In the first hour, filmmaker Marc McPherson joined guest host Richard Syrett (Twitter) to discuss high strangeness associated with Canada's Nahanni National Park, including a region called The Valley of Headless Men. "The area has a lot of strange acclaim to it," McPherson said. There are legends about giants, including one about Yamoria who is said to have fought giant beavers, he reported. One of the tribal elders McPherson spoke to told him about sightings of Bigfoot in his village. The creature he described was much larger and differently shaped than the black bears that are common in the area, he explained. McPherson shared the story of prospectors Willie and Frank McLeod, whose bodies were found with their heads missing in the early 1900s. He recounted other tales of decapitated people found in the valley, including Swiss prospector Martin Jorgenson.
During the second hour, award-winning comic book-style illustrator and pop culture expert Arlen Schumer talked about Rod Serling and The Twilight Zone. Schumer described Serling as the first creative person to run a television show at the dawn of the 1960s. Serling's achievement was ushering the cult fields of science fiction and fantasy into the new medium of television, and filling his taut storylines with philosophical and existential meaning, he explained. According to Schumer, cinematographer George T. Clemens convinced Serling to resist the network's insistence The Twilight Zone be done in color, as it would ruin the feeling of the show. "These stories deserve to be in beautiful black and white," he said. Schumer also spoke about his webinar, The Twilight Zone: Ahead of its Time, which touches on the show's eerily prescient post-apocalyptic scenarios and themes of loneliness and isolation.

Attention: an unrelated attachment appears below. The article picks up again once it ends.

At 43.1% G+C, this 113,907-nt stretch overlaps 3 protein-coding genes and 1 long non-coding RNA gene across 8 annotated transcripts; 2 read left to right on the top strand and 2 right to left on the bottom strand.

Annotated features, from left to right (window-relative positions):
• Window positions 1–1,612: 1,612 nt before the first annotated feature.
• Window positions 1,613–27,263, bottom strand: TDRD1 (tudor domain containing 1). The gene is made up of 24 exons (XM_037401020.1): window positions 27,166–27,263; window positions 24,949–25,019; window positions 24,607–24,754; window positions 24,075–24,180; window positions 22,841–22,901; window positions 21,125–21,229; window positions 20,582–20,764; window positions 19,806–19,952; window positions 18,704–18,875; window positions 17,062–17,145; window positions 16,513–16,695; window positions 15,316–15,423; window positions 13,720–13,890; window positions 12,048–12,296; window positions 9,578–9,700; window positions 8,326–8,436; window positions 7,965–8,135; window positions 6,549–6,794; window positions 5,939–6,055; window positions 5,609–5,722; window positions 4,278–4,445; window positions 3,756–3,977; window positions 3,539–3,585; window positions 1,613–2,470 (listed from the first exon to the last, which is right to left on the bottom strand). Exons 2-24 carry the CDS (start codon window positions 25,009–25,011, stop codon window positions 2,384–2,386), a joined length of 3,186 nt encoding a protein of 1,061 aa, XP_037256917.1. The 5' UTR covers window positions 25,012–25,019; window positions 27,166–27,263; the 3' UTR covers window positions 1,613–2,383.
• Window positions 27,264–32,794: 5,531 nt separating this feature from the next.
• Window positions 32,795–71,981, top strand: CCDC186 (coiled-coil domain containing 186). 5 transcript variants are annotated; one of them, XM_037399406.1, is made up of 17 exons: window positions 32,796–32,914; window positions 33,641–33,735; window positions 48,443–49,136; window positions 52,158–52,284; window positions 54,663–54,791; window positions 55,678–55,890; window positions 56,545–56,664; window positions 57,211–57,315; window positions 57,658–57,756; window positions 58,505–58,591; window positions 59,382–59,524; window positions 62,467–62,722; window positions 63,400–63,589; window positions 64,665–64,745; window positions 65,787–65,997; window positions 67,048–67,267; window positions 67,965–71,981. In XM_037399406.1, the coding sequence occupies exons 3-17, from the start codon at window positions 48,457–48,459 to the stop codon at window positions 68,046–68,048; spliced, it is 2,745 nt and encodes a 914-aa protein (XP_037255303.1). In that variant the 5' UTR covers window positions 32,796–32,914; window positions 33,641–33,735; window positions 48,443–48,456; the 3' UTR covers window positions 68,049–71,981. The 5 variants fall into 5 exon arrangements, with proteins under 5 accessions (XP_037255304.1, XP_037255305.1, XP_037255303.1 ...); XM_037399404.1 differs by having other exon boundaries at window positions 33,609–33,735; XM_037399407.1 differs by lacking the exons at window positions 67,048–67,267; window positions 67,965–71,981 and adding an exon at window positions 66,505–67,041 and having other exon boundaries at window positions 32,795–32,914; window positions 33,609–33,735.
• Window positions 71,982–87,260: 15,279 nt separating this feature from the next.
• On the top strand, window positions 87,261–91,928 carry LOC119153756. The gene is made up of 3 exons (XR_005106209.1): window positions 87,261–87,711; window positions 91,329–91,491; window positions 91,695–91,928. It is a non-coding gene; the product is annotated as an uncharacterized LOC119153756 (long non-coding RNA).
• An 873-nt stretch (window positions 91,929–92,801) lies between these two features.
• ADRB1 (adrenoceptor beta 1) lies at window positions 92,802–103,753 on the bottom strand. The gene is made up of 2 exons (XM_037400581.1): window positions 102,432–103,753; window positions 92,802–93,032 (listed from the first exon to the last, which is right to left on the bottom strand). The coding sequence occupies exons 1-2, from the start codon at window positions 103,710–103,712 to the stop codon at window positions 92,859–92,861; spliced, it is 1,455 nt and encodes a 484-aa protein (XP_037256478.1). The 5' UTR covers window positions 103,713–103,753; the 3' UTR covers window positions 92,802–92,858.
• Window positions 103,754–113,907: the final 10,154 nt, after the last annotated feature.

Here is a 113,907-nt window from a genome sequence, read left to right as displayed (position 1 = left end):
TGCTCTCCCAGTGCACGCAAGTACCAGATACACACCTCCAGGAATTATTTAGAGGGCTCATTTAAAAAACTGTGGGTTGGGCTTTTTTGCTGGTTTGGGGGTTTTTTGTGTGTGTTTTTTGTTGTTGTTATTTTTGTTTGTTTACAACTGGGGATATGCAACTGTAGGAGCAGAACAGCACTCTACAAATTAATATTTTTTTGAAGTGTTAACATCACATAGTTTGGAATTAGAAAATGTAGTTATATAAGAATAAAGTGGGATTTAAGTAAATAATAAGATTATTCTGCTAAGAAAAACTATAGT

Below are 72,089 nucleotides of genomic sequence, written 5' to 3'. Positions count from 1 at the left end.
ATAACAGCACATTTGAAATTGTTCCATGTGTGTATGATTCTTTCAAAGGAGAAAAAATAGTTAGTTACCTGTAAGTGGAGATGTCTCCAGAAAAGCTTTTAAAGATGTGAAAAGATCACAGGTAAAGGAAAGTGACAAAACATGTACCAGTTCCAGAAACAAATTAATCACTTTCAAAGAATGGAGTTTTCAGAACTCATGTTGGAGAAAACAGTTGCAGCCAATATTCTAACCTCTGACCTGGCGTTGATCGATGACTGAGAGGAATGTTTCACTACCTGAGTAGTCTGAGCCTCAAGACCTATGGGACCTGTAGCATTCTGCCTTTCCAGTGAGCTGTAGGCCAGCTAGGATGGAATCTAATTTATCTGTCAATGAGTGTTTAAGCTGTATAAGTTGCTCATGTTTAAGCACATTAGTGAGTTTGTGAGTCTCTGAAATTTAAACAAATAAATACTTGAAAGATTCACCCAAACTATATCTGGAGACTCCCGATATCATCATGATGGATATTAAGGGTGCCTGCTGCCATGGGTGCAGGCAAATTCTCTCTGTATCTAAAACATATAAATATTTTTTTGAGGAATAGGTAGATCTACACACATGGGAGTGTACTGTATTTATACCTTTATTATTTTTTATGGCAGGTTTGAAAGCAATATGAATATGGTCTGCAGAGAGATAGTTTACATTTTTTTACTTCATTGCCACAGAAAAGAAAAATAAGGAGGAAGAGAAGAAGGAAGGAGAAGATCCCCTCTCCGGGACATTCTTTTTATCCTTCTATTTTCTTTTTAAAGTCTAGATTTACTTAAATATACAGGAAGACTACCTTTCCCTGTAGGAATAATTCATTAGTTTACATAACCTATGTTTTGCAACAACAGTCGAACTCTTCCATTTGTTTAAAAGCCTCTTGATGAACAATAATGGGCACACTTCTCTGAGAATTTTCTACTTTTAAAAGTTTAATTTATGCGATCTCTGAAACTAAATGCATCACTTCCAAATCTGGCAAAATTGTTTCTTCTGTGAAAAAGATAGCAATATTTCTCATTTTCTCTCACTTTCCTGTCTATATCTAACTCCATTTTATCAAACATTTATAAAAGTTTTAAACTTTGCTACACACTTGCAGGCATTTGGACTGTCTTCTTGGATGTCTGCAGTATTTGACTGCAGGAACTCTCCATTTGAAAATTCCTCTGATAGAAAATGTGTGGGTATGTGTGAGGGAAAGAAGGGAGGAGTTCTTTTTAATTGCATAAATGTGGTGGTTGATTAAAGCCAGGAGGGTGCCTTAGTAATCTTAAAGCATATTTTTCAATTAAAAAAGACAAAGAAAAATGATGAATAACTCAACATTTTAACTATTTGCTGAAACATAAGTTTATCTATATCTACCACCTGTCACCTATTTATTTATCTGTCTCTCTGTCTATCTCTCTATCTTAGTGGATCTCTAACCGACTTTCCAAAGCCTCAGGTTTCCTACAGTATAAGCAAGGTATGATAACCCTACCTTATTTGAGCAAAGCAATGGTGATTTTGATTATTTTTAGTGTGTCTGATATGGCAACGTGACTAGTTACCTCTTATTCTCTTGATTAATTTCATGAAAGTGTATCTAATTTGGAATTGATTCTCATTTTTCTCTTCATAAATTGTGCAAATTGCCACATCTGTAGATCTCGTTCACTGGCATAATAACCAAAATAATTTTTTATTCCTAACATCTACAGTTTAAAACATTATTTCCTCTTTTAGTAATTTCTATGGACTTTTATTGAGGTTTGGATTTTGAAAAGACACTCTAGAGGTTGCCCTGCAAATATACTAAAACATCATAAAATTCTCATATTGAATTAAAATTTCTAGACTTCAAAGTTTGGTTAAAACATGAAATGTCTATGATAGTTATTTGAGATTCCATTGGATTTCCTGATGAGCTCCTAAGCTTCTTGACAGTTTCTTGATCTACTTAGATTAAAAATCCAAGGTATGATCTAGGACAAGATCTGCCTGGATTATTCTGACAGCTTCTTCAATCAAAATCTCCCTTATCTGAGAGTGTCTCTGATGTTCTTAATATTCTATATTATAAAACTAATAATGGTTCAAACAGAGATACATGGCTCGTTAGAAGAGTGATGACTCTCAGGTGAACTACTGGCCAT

Open Lines followed in the latter half of the program. Willie in San Diego talked about his favorite episode of The Twilight Zone, "Once Upon a Time," which featured silent film star Buster Keaton in the role of an unlikely time traveler. Willie highlighted a humorous scene from the episode which has Keaton's character show up in middle of an intersection in his boxer shorts. Gordon from Plant City, Florida, commented on student loan debt issues and a petition by frequent Coast guest Alan Collinge. Gordon passionately urged listeners to visit studentloanjustice.org and sign the petition calling on President Trump to cancel student loans by executive order. "We own the loans, forgiving them would cost nothing," Gordon said. Bill in Hoover, Alabama, claimed he and his entire family were abducted while traveling by car on Christmas Day in 1967. According to Bill, the craft was shaped like a goose egg, there was a flash of bright light, and they lost over an hour of time. Bill believes his father's role at NASA may have had something to do with abduction.
News segment guest: Tim Binnall